David Harewood: Will Britain ever have a black prime minister?
Take two children born in the UK today - one black and one white. What are the chances of one of them becoming prime minister? The black child is 12 times less likely to make it, according to a BBC documentary presented by David Harewood. The actor, who starred in the TV drama Homeland, reflects on what he found and his own experience of being black and British.
We don't like talking about race in the UK - it's a very sensitive subject. People get extremely defensive and run for the covers but I believe we have to talk about it.
My parents came over from Barbados in the late 1950s and early 60s. My father was a lorry driver and my mum also worked. The area where I grew up in Birmingham was very diverse - I was aware of my race but not overly aware of it - and there seemed to be an understanding that we were all very much in the same boat.
There weren't very many black people on TV then and most of my heroes were American or Caribbean. The West Indian cricket team were probably the most successful black people that I remember seeing. There was always a bit of a carnival in my house whenever they came over and beat England. That was our one chance to culturally celebrate some kind of black success.
I was lucky to get into drama school and become a professional actor. No-one ever mentioned the colour of my skin. It's only when I came out of RADA - the Royal Academy of Dramatic Art - that I suddenly realised people started to refer to me as a black actor.
Initially I found work very easily and then I just sort of fell off a cliff. There are lots of roles for young black men but very few roles for leading black men in the UK. No-one's writing those roles, no-one's commissioning those dramas as they are in America.
I've spent the past five or six years in America where I can play leading, authoritative characters - such as the head of the CIA in Homeland. I've got used to turning on my TV and seeing black generals, sheriffs, chiefs of police, politicians, financial experts, political experts and news anchors. I'm used to seeing black people getting into that executive level and I realised that I still don't see that in the UK.
I'm 51 years old this year, and coming back to the UK to make this programme, I would have thought that things would have got better, I presumed that black people would by now have gone on to university and got into the private sector, the boardrooms and managerial roles. But when I looked at the data is was very sobering. It took the wind out of my sails.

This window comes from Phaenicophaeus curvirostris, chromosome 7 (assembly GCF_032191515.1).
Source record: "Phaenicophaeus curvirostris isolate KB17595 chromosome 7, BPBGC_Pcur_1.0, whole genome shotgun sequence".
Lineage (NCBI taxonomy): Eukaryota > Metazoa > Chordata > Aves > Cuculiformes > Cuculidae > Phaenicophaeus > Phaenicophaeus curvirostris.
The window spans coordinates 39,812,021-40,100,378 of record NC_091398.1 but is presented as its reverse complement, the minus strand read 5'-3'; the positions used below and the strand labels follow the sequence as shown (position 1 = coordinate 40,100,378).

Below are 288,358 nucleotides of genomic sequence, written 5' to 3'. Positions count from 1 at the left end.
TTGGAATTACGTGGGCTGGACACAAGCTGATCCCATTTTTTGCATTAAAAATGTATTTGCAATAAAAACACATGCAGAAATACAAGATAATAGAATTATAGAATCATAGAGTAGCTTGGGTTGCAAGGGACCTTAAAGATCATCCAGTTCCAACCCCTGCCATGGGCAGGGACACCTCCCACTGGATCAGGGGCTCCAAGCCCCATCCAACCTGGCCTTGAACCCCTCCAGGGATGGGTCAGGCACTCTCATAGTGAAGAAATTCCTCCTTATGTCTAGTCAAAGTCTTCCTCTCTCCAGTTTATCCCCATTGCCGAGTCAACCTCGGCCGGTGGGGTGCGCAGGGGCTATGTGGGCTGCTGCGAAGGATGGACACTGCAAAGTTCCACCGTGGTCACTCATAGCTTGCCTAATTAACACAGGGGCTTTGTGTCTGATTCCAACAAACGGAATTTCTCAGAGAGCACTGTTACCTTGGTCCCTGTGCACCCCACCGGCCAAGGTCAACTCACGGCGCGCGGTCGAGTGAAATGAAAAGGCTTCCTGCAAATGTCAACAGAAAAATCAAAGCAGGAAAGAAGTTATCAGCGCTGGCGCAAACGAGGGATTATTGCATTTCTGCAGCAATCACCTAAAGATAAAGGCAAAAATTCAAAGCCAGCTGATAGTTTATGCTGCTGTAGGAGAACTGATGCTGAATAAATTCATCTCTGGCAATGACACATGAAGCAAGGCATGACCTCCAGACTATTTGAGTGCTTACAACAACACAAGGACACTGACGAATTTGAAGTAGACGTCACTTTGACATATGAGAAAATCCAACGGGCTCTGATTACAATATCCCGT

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As many as 45% of all black children here are growing up in poverty compared to 25% of white children, according to government statistics.
That has an impact on their early development - by the time they start school, the vocabulary of the poorest children lags more than a year behind that of wealthy children.
White pupils are more likely to get three As at A level, and a state-educated black boy is more likely to be excluded from school than get three As.
While we were making the programme, I met Aisha who is a very optimistic, spirited young black girl from south London. She's part of a generation that is aspirational, looking forward, wanting to better themselves. I think that's very inspiring.
Aisha is hoping to go to Oxford University, and as far as she's concerned, it's a case of getting the grades, applying and being accepted.
But we found evidence that black students were less likely to be offered places at top universities than white students who have the same predicted grades - that's according to research by Dr Vikki Boliver at Durham University.
People who have overcome difficult backgrounds and all the obstacles of the inner-city world and attained the grades should be viewed as tenacious, strong and determined. But Boliver thinks there could be an "unconscious bias" in the admissions process.
Whether you want to call it unconscious bias or institutional racism, let's all acknowledge there's a problem and make it better. Being defensive on this issue is getting us nowhere.
It's deeply frustrating and slightly annoying to me as to why we're finding it so difficult to reach those higher echelons. We still don't have any black judges in the Supreme Court or High Court, or generals in the British army, for example. We're still not taking charge.
It's partly down to the education system and partly because we have to filter ourselves through this very British system. I was surprised at that.
I do think we need to have some kind of radical change, perhaps legislatively, because I don't think it's happening of its own volition fast enough. I'm not sure we've discussed how to do that in terms of politics and business and society.
I've got two daughters and hope that they will go on to have bright futures and be able to access that higher level.
As far as a black prime minister goes and who it would be, I think it'll happen very suddenly. Somebody will be on the ballot and everybody will go: "This guy ticks all the boxes."
But first of all we have to get more black people into politics - only 2% of our MPs are black, while black people make up 4% of the wider population. Hopefully a voice will emerge that puts everybody at ease and makes everybody excited, just like Barack Obama did in the US.
Maybe in the next 10 years somebody will come up who has that fire, who is unafraid, who is articulate, who can stand up and be the one.
David Harewood was speaking to Stephen Fottrell
- Black and British is a season of programming celebrating the achievements of black people in the UK
- It explores the rich culture and history of black Britain and what it means to be black and British today